Volunteer Spotlight: Ellen LaGory

Name: Ellen LaGory

How long have you been a volunteer?
Three years.

What areas do you work in/what sort of tasks do you do as a volunteer?
Helping Kristy Hunley in HR. I do filing, whatever she needs done. Used to do the Caregiver Suppers.

What made you decide to become a volunteer?
I had started hearing about hospice when I was in high school. It was a fairly new concept then and it just made so much sense to me. Then as an adult – we lived right here in Livonia for 25 years – we were donors. I came to events but then when I neared retirement I decided I wanted to spend some time volunteering. So that’s when I went through the training.

Ellen volunteers primarily in HR.
Why Angela Hospice?
I heard such good things about it. Living right here in the community I read more about it than I would have outside of the community. I just had a lot of respect for Sister Giovanni.

What is your favorite part about volunteering?
I guess just knowing that I’m helping in some way.

What is one of your favorite stories or memories from volunteering?
Probably during a Caregiver Supper when there was one elderly man that was especially grateful.

Looking for a little sparkle?

This year’s Light Up a Life Gala will have guests feeling like VIPs! And what better way to feel like a superstar than winning an exclusive raffle.

One winner will receive the Lady’s White Gold 18K Beloved Pendant by Hearts of Fire and 20” adjustable chain (pictured above, enlarged to show detail). The necklace is valued at $3,650 and was generously donated by Orin Jewelers of Garden City.

Tickets for the exclusive raffle are $20 each, three for $50 or eight for $100. The drawing will take place on Friday, October 28, and you must be present to win. Tickets will only be sold at the event.

For more details on Light Up a Life click here: http://www.angelahospice.org/events/light-up-a-life/

Employee Spotlight: Helen Balmforth

Name: Helen Balmforth, Events Coordinator

What made you decide to work here?
I had run my own company for about 10 years doing event planning. I had called Deirdre (Stemmelen) over at Laurel Manor, as we were planning an event, and by coincidence she mentioned to me that Angela Hospice was hiring an event planner. It felt like that was sort of my tap on the shoulder move, as I’ve always sort of lived and worked in this square mile.

I went to St. Edith for grade school, Ladywood High School, went to Madonna (University) for college, and my most recent contract work – prior to working here – was at Ladywood High School. So when I was deciding if I wanted to continue doing contract work or go full-time…and that sort of fell into my lap, it felt like it was divine intervention, and here I am. I called, interviewed the next day, and was hired the day after that.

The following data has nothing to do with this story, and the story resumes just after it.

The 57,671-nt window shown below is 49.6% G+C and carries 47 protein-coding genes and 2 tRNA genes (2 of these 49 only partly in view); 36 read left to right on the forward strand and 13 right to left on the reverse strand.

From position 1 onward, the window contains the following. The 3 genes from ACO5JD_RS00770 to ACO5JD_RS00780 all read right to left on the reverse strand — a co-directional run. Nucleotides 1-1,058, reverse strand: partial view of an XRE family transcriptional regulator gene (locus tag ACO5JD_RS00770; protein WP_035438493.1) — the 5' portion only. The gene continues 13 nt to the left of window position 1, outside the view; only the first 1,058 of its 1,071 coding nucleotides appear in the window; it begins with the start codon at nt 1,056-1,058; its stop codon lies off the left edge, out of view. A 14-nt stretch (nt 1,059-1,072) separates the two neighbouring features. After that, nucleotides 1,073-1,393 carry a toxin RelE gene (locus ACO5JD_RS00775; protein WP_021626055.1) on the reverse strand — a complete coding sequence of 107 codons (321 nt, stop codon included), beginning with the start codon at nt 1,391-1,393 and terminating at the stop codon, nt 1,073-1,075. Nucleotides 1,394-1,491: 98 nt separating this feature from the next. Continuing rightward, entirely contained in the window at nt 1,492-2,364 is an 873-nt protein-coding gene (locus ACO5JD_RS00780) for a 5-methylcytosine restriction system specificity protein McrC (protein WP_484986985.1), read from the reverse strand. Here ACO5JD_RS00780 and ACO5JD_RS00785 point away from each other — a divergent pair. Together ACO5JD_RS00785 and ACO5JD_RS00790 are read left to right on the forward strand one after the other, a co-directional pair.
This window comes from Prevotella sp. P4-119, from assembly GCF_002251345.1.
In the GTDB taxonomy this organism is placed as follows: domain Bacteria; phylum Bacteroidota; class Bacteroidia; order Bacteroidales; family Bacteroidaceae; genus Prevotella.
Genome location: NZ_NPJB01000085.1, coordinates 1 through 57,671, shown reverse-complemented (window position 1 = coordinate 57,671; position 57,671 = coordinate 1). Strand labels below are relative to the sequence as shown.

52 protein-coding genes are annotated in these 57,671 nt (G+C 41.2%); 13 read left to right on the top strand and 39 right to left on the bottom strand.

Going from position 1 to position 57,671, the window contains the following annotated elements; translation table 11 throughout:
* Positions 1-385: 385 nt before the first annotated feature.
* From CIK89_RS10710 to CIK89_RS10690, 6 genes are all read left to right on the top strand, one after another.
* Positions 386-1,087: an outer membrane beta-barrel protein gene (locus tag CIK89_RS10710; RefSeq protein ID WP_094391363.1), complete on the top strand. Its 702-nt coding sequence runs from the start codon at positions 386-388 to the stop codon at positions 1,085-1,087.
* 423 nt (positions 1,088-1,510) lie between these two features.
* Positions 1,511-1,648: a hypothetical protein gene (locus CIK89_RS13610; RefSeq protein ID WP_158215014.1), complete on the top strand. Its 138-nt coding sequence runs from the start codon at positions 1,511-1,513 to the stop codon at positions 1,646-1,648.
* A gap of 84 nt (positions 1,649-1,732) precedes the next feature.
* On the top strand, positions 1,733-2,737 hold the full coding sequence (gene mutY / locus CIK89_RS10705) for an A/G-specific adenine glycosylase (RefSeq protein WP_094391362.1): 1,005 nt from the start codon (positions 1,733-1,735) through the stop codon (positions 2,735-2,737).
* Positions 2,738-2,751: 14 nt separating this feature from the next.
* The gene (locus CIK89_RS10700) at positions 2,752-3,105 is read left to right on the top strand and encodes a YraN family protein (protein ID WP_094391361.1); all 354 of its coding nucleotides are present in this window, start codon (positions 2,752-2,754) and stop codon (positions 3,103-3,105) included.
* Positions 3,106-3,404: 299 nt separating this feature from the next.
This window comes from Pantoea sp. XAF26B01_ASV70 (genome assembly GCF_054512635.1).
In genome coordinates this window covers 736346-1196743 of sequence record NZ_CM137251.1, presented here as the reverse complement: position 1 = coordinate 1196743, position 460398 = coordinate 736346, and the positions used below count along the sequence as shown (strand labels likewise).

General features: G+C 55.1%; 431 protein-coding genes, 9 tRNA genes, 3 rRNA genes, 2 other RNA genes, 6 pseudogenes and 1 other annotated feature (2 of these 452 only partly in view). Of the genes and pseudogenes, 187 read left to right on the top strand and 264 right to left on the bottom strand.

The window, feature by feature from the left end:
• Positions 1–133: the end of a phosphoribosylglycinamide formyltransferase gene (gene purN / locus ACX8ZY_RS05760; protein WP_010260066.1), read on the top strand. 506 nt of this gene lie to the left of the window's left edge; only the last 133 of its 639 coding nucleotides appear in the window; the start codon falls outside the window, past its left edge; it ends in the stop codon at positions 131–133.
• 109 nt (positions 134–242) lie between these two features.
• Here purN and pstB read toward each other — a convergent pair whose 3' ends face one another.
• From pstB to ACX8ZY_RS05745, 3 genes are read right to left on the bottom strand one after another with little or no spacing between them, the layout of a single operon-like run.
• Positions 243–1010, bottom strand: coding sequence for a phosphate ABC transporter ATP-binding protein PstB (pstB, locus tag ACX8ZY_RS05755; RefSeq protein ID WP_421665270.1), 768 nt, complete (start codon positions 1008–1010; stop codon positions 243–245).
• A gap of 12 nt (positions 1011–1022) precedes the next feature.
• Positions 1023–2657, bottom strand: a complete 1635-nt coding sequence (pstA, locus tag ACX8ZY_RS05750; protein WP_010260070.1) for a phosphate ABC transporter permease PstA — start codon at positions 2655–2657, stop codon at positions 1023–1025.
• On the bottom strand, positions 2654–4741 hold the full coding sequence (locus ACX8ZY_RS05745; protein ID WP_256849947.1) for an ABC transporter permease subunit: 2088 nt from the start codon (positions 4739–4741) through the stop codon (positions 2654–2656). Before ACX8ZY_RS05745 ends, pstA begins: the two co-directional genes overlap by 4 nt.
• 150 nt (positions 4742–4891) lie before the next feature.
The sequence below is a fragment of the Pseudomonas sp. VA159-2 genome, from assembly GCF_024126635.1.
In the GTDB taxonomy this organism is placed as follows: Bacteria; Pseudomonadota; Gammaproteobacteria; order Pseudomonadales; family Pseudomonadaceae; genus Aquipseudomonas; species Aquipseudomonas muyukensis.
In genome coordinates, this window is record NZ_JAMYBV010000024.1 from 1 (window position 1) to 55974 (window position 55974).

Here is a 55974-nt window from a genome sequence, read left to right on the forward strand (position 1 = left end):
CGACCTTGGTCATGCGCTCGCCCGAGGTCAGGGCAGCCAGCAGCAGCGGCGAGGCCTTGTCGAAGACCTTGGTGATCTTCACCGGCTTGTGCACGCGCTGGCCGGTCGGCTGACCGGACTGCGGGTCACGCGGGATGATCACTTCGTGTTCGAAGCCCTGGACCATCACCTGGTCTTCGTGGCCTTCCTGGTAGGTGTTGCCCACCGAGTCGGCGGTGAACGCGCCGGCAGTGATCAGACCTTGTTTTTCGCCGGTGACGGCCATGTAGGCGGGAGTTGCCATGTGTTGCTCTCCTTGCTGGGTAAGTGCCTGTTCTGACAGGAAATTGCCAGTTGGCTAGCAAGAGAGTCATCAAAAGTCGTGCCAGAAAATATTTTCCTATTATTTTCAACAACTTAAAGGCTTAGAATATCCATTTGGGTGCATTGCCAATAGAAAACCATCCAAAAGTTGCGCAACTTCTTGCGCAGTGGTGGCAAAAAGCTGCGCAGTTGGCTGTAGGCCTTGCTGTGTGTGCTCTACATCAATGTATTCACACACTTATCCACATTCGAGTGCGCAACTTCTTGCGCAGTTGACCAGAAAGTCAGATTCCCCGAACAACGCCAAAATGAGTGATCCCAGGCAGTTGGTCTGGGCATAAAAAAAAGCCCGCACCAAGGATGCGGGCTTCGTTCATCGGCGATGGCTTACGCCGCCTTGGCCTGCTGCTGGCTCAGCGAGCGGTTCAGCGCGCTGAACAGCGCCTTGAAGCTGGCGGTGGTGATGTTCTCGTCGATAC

How had you heard of Angela Hospice?
I’ve lived in this area my whole life. I’ve had a handful of friends that have gone through Angela Hospice in the Care Center, and just knew it by living in the area.

What’s a typical day like for you?
(huge laugh) A typical work day for an event planner is you never know what’s coming down the pipe. There are days where you think you’re going to go in and everything’s going to be in order and then it goes the complete opposite direction. There’s an amazing amount of time that has to be put into the finite details, crossing every “t,” dotting every “i.”

There are many nights I lie in bed awake at night thinking of details I might have forgotten, and I’ll jot them down in the middle of the night. You have to wear a lot of hats -- a public relations hat, a marketing hat, a sales hat, a corporate donor/cultivation hat, a logistics hat -- and keep coming up with new and fresh ideas.

Helen (in blue) with her family at this year's
Walk of Remembrance.
What is your favorite part about working at Angela Hospice?
The sense of teamwork and accomplishing anything that needs to be done. Everybody rallies around everybody else when things need to get done. The mission of what we do. The story of how we got started, Sister Giovanni’s story.

I would say my favorite part is the adrenaline rush that goes with the event planning and then putting the event together, and having the whole thing come to fruition. Having everybody see the labor of love that it turned into.

What is one of your favorite memories from your time at Angela Hospice?
Probably last year’s Light Up a Life Gala. When we introduced the concept of the dueling pianos as the entertainment there was a lot of eye-rolling, question marks, and concern. And the evening ended with us having to basically push people out the door because people were having such a great time. There was a lot of positive feedback the following day that it was one of the best events that had ever happened. Just breathing new life into events…it’s been a lot of fun to watch. It’s exciting.

Mission and Heritage Week

Last week was Mission & Heritage Week for the Felician Sisters, and we took part in some fun activities to celebrate the week. The special week began on Oct. 4, which is the feast day of St. Francis of Assisi and ended on Oct. 10, the feast day of the Blessed Mary Angela, who founded the Felician Sisters. This year's theme was "Extending Mercy, Restoring Hope." So what did we do? Find out below!

Annual St. Francis Humane Society Drive: Throughout the week we collected items for animals, such as empty toilet paper rolls, peanut butter, pet toys, paper towels, and more. On Friday there was a Pet Blessing at Madonna University where guests were able to get their pets blessed.
Lisa Norton (left) and Barb Brown (right) with some of
the many items our staff donated.
Scavenger Hunt: Angela Hospice staff members got to take part in a scavenger hunt to test their knowledge about the Felician Sisters.